background preloader

Be lucky - it's an easy skill to learn

Be lucky - it's an easy skill to learn
Take the case of chance opportunities. Lucky people consistently encounter such opportunities, whereas unlucky people do not. I carried out a simple experiment to discover whether this was due to differences in their ability to spot such opportunities. I gave both lucky and unlucky people a newspaper, and asked them to look through it and tell me how many photographs were inside. On average, the unlucky people took about two minutes to count the photographs, whereas the lucky people took just seconds. Why? For fun, I placed a second large message halfway through the newspaper: "Stop counting. Personality tests revealed that unlucky people are generally much more tense than lucky people, and research has shown that anxiety disrupts people's ability to notice the unexpected. The experiment was then repeated with a second group of people, who were offered a large financial reward for accurately watching the centre dot, creating more anxiety.

http://www.telegraph.co.uk/technology/3304496/Be-lucky-its-an-easy-skill-to-learn.html

Related:  everyday life, money, work, studylearningstudy toolsPersonal DevelopmentChunking

You probably know to ask yourself, “What do I want?” Here’s a way better question Everybody wants what feels good. Everyone wants to live a carefree, happy and easy life, to fall in love and have amazing sex and relationships, to look perfect and make money and be popular and well-respected and admired and a total baller to the point that people part like the Red Sea when you walk into the room. Everyone would like that — it’s easy to like that. If I ask you, “What do you want out of life?” Scholars Turn Their Attention to Attention Imagine that driving across town, you've fallen into a reverie, meditating on lost loves or calculating your next tax payments. You're so distracted that you rear-end the car in front of you at 10 miles an hour. You probably think: Damn. The 30 Second Habit That Can Have a Big Impact On Your Life  There are no quick fixes. I know this as a social science junkie, who's read endless books and blogs on the subject, and tried out much of the advice -- mostly to no avail. So I do not entitle this post lightly. And I write it only having become convinced, after several months of experimentation, that one of the simplest pieces of advice I've heard is also one of the best. It is not from a bestselling book -- indeed no publisher would want it: even the most eloquent management thinker would struggle to spin a whole book around it. Nor is it born out of our world of digital excess and discontent.

25 Ways to Communicate Respect Actions speak louder than words. You can say you respect your husband, but he’ll have a hard time believing that unless your behavior backs it up. What does respectful living look like? Here are 25 ways you can communicate respect to your spouse without uttering a word. If you’ll make it your habit to do these things, the next time you tell your husband how much you respect him, he won’t have to wonder if you really mean it. Choose Joy It’s true: A happy wife makes a happy life.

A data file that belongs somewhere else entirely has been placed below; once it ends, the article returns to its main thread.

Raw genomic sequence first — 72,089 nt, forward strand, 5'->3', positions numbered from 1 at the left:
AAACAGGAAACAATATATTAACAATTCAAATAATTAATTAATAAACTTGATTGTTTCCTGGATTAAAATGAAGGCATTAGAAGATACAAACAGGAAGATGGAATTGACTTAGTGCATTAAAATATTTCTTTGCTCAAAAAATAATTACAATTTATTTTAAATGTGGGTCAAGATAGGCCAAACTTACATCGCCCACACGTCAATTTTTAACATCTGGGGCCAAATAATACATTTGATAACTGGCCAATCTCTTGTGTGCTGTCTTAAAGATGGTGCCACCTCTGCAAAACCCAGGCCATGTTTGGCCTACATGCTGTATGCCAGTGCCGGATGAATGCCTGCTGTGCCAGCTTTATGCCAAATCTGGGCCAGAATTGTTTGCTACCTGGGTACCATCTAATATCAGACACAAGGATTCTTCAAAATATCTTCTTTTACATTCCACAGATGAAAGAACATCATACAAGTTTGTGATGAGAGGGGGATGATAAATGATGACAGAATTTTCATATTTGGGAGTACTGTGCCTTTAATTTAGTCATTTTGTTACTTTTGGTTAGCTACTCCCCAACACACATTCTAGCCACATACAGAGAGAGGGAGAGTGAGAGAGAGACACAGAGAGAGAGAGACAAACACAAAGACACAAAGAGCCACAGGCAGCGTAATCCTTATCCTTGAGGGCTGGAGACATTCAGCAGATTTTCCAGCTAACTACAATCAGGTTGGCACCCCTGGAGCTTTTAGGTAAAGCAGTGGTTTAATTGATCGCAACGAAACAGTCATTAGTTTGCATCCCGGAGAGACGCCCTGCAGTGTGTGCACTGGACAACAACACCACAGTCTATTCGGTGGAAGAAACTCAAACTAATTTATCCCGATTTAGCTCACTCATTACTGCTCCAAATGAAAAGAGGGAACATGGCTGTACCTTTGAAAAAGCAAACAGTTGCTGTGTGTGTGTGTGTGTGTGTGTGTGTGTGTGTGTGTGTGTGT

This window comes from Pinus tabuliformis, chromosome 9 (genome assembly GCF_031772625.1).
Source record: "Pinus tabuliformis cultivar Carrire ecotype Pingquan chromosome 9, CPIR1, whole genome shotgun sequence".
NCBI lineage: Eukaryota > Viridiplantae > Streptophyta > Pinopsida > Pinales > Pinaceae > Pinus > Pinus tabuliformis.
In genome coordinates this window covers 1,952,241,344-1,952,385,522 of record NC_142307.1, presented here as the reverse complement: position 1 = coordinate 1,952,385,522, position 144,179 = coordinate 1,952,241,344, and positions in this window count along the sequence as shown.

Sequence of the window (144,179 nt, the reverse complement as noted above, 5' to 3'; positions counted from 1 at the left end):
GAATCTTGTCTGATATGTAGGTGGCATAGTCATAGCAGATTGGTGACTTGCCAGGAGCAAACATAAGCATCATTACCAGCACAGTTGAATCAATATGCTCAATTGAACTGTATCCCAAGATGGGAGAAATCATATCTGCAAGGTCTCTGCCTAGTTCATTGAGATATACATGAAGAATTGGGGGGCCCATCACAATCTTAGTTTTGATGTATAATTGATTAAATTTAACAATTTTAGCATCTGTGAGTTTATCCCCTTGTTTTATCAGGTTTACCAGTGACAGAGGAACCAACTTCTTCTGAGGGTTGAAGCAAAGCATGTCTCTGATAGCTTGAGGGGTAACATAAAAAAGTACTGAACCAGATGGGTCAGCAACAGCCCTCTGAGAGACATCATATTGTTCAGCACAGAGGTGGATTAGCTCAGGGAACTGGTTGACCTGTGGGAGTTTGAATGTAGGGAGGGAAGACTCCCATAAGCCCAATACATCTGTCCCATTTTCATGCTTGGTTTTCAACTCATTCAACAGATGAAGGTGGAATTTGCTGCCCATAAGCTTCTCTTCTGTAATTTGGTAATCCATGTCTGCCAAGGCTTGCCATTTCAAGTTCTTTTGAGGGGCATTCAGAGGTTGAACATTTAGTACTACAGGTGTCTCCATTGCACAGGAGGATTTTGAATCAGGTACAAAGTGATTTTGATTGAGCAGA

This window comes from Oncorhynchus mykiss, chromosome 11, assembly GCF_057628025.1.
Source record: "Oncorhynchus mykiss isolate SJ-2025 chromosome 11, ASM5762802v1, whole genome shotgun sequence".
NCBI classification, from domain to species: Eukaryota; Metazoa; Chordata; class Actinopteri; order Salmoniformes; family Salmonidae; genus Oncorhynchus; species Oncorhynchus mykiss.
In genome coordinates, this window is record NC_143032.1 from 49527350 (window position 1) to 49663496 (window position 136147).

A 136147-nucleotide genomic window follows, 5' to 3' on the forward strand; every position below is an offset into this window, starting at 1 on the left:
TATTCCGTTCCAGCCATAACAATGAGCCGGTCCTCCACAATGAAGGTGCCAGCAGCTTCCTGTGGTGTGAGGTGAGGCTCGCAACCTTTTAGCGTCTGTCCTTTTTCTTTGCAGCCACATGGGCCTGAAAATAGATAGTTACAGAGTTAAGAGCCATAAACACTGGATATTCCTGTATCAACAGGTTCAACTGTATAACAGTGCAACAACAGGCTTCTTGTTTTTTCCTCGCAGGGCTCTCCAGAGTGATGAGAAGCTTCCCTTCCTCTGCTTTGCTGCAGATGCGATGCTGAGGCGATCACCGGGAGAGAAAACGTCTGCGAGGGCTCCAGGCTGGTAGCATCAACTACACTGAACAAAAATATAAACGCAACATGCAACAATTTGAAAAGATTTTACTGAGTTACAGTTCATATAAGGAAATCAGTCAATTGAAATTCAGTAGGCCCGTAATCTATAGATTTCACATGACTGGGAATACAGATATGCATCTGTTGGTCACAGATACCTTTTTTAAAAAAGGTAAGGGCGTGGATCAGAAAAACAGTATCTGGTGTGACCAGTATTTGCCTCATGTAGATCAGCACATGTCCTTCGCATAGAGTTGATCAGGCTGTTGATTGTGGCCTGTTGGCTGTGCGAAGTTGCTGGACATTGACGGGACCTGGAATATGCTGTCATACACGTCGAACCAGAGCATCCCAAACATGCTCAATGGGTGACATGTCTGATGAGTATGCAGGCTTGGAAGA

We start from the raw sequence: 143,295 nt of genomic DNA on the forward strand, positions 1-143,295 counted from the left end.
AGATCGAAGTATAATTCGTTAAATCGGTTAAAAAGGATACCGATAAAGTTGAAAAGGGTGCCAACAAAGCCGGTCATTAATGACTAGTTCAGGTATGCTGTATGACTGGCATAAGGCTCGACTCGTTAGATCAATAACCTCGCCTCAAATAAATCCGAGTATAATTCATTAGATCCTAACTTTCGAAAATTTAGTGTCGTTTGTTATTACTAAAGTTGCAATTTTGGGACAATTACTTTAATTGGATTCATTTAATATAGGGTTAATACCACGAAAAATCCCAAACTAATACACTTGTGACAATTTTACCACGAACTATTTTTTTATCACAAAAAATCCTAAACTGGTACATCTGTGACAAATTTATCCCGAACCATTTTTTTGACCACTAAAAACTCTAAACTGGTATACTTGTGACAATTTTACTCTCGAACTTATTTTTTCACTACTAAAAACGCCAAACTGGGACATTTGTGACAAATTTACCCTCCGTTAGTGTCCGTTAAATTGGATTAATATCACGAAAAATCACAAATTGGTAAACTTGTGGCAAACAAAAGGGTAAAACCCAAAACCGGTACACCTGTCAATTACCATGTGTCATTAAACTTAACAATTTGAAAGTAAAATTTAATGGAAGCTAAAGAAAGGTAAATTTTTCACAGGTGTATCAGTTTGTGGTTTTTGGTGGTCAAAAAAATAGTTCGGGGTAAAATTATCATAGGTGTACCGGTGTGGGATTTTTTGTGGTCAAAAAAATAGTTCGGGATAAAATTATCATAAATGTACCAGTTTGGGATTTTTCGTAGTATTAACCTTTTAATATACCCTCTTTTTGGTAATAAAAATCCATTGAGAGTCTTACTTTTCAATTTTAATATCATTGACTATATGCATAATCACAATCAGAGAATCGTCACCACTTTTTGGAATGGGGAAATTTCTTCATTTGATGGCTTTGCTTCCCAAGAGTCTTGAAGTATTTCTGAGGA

Dunning-Kruger Effect: When Distorted Self-Perception and Illusions of Competence Trick Entertainers, Politicians, and Cities American Idol (Photo credit: Wikipedia) Steve Mensing, Editor ♦While many have not heard of the Dunning-Kruger Effect, no doubt more than a few of us have watched those shows starting a new season of American Idol.

Innovative Ideas To Curb Food Waste Range From Sharing To Dumpster Dining Kids News Article Food waste is a growing problem both in the United States and across the globe. In North America alone anywhere from 30-40% of perfectly edible food ends up in the trash each year. To put it in perspective that is almost 20 pounds of food per person, per month! While the fact that most ends up in our landfills is bad enough, what's worse is that over 48 million Americans, including 15.3 million kids, live in households that do not have sufficient food! Now, concerned citizens are trying to raise awareness of the issue with some innovative ideas.

Memories of errors foster faster learning Using a deceptively simple set of experiments, researchers at Johns Hopkins have learned why people learn an identical or similar task faster the second, third and subsequent time around. The reason: They are aided not only by memories of how to perform the task, but also by memories of the errors made the first time. "In learning a new motor task, there appear to be two processes happening at once," says Reza Shadmehr, Ph.D., a professor in the Department of Biomedical Engineering at the Johns Hopkins University School of Medicine. "One is the learning of the motor commands in the task, and the other is critiquing the learning, much the way a 'coach' behaves. Learning the next similar task goes faster, because the coach knows which errors are most worthy of attention. In effect, this second process leaves a memory of the errors that were experienced during the training, so the re-experience of those errors makes the learning go faster."

Write or Die: the software that offers struggling authors a simple choice This is horrible! The novelist David Nicholls says that while working on his latest book Us he used a piece of software called Write or Die, which starts to delete what you are writing if you pause for too long. “I was convinced that there was a novel in me and I had to just spew it out on to the page,” Nicholls told an audience at the Cheltenham Literary festival. “I produced huge piles of paper and I saw it was all rubbish.

19 Things I Wish Someone Had Told Me Before I Turned 20 so I Didn’t Waste a Decade — The Cleveland Young Professional Minority Women's Group A list poem for working-class girls trying to grow up and into themselves (Source: ) 1.

Related: